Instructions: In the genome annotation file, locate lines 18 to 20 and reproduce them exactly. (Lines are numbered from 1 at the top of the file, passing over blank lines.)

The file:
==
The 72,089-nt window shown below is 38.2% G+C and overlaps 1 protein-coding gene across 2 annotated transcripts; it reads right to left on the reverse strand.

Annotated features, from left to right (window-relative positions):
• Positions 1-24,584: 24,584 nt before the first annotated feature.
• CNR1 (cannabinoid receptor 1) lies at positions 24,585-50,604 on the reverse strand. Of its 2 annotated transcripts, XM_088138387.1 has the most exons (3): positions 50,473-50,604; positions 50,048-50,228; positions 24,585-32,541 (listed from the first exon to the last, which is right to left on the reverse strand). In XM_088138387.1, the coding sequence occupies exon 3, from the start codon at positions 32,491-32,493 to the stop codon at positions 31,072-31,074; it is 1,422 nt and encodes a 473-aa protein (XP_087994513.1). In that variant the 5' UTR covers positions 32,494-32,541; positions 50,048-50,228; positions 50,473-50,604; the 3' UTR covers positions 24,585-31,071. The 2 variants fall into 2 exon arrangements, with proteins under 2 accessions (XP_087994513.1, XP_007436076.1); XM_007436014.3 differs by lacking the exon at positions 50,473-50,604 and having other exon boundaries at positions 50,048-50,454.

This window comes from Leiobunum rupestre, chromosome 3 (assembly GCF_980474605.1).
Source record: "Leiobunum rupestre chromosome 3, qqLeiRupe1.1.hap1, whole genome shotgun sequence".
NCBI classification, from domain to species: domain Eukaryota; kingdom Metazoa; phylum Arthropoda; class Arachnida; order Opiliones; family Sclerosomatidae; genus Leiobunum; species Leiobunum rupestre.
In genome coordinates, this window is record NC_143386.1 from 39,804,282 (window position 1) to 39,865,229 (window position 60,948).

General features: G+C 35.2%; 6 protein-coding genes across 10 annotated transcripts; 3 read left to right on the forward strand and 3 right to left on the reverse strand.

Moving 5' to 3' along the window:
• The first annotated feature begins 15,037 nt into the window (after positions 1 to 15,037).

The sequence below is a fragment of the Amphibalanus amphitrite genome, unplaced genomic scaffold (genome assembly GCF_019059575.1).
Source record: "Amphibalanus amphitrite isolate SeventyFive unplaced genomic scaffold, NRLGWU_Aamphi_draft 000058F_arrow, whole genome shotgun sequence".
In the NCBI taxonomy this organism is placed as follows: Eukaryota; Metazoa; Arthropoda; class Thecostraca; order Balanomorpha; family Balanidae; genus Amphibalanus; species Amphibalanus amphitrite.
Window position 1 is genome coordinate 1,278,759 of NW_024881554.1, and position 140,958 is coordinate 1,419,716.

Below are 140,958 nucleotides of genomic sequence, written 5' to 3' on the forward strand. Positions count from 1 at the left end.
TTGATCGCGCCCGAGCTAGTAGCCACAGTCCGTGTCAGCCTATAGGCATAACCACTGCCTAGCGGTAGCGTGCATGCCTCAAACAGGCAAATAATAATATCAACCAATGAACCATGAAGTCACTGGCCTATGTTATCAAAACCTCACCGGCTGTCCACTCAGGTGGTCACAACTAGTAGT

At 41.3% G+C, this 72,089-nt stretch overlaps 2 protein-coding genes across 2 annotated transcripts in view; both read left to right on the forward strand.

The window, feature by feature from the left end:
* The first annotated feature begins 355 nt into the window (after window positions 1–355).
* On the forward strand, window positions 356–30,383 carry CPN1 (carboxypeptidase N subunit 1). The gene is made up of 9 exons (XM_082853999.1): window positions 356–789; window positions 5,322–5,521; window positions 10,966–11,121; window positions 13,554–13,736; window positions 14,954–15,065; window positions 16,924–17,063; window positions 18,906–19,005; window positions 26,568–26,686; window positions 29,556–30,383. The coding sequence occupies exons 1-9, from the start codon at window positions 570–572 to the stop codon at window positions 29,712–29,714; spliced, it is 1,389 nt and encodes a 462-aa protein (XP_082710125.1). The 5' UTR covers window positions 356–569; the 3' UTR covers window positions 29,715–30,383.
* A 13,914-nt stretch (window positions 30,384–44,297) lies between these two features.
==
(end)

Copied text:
At 41.3% G+C, this 72,089-nt stretch overlaps 2 protein-coding genes across 2 annotated transcripts in view; both read left to right on the forward strand.

The window, feature by feature from the left end:
* The first annotated feature begins 355 nt into the window (after window positions 1–355).